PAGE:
- Technology company BlackBerry Limited will launch a Security Credential Management System (SCMS) aimed at helping autonomous vehicles (AVs) safely communicate with infrastructure like stoplights. The system will be based on BlackBerry’s Certicom technology and will be available with no service fees to automakers and public sector officials working on smart cities pilots.
- The first test of the service will be in Ottawa, Canada, using a secure 16-kilometer test track with built-in infrastructure organized by Invest Ottawa.
- "The future of autonomous vehicles cannot be realized until intelligent transportation systems are put in place," BlackBerry CEO John Chen said in a statement. "By removing barriers such as security, privacy, and cost, we believe our SCMS service will help accelerate the many smart city and connected vehicle pilot programs taking place around the world.”
The introduction of the secure system marks BlackBerry’s play to enter the internet of things (IoT) and mobility economy, a few years on from security breaches that damaged its smartphone business. The company’s QNX operating system is already has significant sway in the auto industry (according to BlackBerry, the system is installed in 120 million cars), and the introduction of a connected infrastructure management system would give it another footprint as cities and states build out smart infrastructure.
The Canadian Press reports that Chen, speaking at a conference in Toronto, didn’t say BlackBerry was trying to compete with Google and parent company Alphabet, whose subsidiary Sidewalk Labs is building out a smart city development in Toronto. Chen said only "we are doing things they would rather not do for free," adding, "we want to let people control their own privacy, and the level and degree, so that when you decide you want to share … it is your explicit consent to share." Sidewalk Labs’ Quayside development has been marred by criticism about its lack of data protection for residents.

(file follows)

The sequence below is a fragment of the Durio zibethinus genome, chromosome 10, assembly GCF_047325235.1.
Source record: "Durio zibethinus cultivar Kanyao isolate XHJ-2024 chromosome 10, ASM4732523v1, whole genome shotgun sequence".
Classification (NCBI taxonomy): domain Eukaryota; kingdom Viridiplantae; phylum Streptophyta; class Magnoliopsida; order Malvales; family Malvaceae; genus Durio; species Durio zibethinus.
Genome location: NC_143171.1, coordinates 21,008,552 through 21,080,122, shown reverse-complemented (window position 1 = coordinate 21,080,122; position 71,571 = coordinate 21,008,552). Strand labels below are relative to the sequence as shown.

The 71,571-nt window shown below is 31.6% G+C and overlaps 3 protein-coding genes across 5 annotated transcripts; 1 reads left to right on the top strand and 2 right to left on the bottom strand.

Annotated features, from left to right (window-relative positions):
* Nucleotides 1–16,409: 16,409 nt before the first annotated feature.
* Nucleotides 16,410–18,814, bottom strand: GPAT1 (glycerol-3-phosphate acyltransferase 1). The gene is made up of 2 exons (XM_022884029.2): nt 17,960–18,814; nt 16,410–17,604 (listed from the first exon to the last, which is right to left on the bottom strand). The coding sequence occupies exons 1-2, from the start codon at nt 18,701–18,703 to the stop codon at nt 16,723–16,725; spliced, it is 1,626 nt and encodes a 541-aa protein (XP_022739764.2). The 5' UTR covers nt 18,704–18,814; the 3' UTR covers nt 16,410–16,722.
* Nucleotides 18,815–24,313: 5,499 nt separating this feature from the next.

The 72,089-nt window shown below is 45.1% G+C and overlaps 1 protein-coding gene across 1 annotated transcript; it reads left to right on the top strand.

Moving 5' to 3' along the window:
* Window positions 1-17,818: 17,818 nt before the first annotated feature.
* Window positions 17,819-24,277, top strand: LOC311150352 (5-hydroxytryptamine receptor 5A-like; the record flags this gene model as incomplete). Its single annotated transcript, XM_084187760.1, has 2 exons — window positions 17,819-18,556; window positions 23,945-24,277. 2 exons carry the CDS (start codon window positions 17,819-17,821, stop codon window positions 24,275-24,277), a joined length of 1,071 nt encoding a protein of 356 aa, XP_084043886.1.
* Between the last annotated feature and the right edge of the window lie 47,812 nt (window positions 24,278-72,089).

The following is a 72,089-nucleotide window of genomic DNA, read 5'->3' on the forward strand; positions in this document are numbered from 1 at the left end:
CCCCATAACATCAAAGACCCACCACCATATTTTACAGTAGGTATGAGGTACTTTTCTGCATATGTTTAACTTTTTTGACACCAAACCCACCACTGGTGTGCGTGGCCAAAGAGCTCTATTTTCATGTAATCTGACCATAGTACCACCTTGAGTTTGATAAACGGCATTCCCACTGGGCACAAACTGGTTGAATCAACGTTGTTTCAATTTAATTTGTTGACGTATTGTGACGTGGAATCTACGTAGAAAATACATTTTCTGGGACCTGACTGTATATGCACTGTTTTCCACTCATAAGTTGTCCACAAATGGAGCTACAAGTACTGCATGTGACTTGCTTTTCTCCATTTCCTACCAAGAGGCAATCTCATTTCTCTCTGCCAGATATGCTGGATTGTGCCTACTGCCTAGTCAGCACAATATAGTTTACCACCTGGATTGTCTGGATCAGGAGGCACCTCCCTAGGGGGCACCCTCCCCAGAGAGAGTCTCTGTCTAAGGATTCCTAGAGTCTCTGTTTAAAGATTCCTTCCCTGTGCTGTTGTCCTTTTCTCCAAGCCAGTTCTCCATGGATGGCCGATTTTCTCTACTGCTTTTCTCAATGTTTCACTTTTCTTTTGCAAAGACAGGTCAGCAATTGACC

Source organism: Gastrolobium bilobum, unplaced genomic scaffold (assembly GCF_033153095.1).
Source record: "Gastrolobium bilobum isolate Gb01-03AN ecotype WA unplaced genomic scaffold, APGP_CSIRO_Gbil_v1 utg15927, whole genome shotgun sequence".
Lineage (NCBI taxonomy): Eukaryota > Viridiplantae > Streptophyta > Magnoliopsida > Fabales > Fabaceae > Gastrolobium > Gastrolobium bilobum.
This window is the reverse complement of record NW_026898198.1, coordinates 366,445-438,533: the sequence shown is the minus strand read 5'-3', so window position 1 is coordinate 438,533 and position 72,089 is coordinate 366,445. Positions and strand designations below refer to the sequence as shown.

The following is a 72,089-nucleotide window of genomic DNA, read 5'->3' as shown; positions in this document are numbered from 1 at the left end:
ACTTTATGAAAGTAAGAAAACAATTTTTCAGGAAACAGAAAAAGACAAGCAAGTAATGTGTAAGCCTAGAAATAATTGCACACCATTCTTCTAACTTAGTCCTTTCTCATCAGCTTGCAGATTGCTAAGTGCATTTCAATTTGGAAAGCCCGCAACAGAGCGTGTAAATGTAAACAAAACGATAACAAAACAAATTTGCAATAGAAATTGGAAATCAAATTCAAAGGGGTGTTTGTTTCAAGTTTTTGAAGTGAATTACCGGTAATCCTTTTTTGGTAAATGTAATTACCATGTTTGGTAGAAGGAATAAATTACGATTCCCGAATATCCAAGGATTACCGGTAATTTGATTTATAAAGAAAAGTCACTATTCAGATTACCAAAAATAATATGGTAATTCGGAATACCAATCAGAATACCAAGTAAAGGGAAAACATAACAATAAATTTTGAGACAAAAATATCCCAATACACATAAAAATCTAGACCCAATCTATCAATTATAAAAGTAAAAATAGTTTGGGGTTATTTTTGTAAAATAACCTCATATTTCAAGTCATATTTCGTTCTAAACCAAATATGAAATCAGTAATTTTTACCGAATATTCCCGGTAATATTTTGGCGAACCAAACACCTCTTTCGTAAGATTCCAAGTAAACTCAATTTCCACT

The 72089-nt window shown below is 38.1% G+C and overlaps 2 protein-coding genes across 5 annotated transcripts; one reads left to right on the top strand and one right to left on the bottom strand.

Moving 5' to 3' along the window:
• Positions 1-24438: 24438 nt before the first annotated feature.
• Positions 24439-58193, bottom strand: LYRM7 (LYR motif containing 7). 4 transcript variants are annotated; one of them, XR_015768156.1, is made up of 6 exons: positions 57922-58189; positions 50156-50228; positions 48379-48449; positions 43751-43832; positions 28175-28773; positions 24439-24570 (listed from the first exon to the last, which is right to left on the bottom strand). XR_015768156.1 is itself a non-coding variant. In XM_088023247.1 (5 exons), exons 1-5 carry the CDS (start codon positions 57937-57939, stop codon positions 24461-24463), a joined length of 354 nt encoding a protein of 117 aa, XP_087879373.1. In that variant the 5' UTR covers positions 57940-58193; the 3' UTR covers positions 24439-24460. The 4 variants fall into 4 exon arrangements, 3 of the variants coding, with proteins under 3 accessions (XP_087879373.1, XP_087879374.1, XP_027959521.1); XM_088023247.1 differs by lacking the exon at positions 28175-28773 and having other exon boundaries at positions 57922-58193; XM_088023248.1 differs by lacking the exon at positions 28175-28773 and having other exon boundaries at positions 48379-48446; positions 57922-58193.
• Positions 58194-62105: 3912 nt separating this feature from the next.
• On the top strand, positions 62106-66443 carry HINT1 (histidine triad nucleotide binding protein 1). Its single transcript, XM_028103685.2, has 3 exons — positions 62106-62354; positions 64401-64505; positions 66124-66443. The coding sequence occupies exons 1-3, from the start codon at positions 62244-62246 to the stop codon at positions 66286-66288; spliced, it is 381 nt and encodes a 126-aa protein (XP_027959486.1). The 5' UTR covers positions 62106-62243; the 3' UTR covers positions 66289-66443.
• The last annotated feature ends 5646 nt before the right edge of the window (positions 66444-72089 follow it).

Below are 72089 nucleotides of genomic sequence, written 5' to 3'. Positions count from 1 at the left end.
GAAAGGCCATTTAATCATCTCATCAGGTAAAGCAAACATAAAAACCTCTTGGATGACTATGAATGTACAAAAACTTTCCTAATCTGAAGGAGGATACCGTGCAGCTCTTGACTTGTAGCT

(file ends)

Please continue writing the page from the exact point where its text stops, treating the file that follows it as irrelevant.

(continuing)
The U.S. Department of Transportation says SCMS systems are necessary for smart cities to ensure that cars, traffic management centers and infrastructure can trust data they are receiving. By using Public Key Infrastructure relying on advanced encryption and certificate management, the systems can communicate essential information without betraying personal or equipment-identifying information, to maintain the privacy of drivers.